Fred Conrad Koch Lifetime Achievement Award
Edward Brown is one of the world’s leading biomedical scientists. His brilliant career exemplifies what all investigators aspire to, but rarely achieve. The elegance of his logic and the innovative approaches he applied in his quest to delineate calcium-induced parathyroid cell signaling, clone the calcium-sensing receptor (CaSR) cDNA, and translate this basic science into a fundamental understanding of human diseases and new diagnostic and therapeutic applications, are virtually unprecedented in a single investigator’s career.
His brilliant career exemplifies what all investigators aspire to, but rarely achieve.
The essence of Dr. Brown’s lifetime achievements is summarized in the following discoveries, each groundbreaking in its own right. He: (1) discovered the first eukaryotic CaSR encoding one of the first eukaryotic environmental sensors; (2) established it was the key molecule maintaining near constancy of the “milieu interieur”; (3) proved extracellular Ca2+ ( Ca2+o) to be a versatile, ubiquitous, and pleiotropic first messenger, thereby creating the new field of Ca2+o-sensing. Moreover, he: (4) played a dominant role in identifying multiple inherited and acquired disorders of Ca2+o-sensing; (5) contributed to the experimental and conceptual foundation leading to the development of calcimimetics by others; (6) demonstrated that this receptor senses a variety of substances and integrates this information into modulating multiple cellular functions, thereby stimulating the development of the field of environmental sensing in higher organisms, such as GPCRs sensing fatty acids, protons, bile acids, zinc, etc.; and (7) collaborated with others to elucidate the crystal structure of the CaSR extracellular domain.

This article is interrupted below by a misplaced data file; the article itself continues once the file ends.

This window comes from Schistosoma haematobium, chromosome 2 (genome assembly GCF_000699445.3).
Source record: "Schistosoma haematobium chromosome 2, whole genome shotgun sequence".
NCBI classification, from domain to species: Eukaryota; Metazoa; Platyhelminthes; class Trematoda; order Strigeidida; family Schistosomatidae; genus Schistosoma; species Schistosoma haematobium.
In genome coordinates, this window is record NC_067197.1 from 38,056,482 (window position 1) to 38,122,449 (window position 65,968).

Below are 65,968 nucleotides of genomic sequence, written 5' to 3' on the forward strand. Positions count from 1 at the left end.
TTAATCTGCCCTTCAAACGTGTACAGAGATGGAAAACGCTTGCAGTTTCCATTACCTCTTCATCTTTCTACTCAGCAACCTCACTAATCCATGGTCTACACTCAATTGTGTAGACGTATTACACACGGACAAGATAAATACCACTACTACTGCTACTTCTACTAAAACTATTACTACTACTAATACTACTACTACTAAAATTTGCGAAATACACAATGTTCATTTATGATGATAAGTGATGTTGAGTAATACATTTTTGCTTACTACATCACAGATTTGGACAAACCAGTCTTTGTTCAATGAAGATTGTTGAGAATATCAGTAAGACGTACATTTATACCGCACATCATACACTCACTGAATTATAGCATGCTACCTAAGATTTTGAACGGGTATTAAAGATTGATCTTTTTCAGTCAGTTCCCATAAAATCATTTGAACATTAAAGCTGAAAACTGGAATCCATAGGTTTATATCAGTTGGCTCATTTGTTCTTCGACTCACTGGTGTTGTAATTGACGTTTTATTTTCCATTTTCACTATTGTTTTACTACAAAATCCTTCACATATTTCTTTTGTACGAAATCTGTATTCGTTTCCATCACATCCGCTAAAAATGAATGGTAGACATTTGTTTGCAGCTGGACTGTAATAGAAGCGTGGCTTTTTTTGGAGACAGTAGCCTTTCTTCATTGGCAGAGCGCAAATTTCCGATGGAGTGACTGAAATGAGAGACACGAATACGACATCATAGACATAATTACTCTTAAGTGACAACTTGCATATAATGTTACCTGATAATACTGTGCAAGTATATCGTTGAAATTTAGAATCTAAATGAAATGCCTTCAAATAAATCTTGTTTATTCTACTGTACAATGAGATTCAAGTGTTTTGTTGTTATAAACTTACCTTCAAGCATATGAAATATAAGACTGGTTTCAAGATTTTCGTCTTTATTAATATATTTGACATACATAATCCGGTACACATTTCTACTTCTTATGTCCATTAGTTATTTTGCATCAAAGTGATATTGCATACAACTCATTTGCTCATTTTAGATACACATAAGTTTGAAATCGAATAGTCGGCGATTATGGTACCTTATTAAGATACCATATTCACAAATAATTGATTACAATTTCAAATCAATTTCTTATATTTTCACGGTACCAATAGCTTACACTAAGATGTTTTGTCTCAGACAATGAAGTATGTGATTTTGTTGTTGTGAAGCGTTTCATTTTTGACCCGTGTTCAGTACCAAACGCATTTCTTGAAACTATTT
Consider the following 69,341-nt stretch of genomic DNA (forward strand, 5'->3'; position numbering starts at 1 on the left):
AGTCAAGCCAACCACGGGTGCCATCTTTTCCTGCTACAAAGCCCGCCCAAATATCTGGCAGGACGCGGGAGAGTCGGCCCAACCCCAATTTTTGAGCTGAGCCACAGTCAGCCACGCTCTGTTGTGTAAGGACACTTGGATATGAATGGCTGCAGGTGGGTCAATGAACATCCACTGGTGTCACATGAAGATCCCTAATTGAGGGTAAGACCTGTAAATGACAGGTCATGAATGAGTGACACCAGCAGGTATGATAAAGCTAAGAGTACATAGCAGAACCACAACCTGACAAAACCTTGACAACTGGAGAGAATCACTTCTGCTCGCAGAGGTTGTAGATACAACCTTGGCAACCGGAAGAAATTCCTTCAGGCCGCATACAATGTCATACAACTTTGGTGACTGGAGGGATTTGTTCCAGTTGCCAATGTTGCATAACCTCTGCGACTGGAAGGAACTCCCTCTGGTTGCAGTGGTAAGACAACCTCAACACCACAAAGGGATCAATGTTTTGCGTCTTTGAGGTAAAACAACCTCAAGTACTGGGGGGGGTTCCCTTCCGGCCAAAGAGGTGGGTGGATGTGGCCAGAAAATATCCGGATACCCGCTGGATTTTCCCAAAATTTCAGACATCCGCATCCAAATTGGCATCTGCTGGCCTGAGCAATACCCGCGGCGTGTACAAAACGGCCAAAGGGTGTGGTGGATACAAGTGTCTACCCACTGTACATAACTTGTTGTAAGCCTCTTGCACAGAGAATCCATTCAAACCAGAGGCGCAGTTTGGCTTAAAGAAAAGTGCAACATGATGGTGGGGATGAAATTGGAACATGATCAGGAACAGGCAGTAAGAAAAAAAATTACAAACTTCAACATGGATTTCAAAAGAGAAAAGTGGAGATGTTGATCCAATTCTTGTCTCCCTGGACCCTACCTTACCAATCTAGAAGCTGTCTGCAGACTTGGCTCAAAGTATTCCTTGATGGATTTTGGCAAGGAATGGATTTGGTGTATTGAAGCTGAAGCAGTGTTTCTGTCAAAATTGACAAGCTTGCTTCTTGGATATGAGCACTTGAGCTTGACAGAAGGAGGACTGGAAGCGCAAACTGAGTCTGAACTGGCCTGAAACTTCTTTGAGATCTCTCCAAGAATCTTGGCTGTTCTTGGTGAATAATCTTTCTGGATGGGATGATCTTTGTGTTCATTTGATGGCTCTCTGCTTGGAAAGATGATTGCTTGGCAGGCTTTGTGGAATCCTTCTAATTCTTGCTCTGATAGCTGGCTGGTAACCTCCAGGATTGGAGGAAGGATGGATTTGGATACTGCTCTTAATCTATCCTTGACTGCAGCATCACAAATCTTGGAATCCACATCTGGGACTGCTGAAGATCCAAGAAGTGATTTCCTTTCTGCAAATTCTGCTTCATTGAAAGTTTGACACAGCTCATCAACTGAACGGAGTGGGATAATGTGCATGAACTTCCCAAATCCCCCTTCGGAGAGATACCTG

The step-by-step proof of Dr. Brown’s hypothesis that the CaSR existed, his perseverance in acquiring the scientific skills to clone its cDNA, and his studies identifying calcimimetics opened an entirely new field of scientific research. These discoveries, spanning four decades, significantly amplified our understanding of the physiology, pathophysiology, and therapy of endocrine disorders extending well beyond bone and mineral metabolism to other organ systems and across multiple species.
Dolores Shoback, MD, is professor of medicine and associate program director of the Fellowship Program in Diabetes, Endocrinology and Metabolism at the University of California, San Francisco School of Medicine; serves as secretary/treasurer of the Endocrine Society, and received the 2016 Sidney H. Ingbar Award for Distinguished Service Laureate Award; Ghada El-Hajj Fuleihan, MD, MPH, American University of Beirut Medical Center, received the 2016 International Excellence in Endocrinology Laureate Award and serves as the at-large member of Council for the Endocrine Society. (Originally written by nominator P. Reed Larsen, FACP, FRCP, MA, MD, modified and revised by the citators.)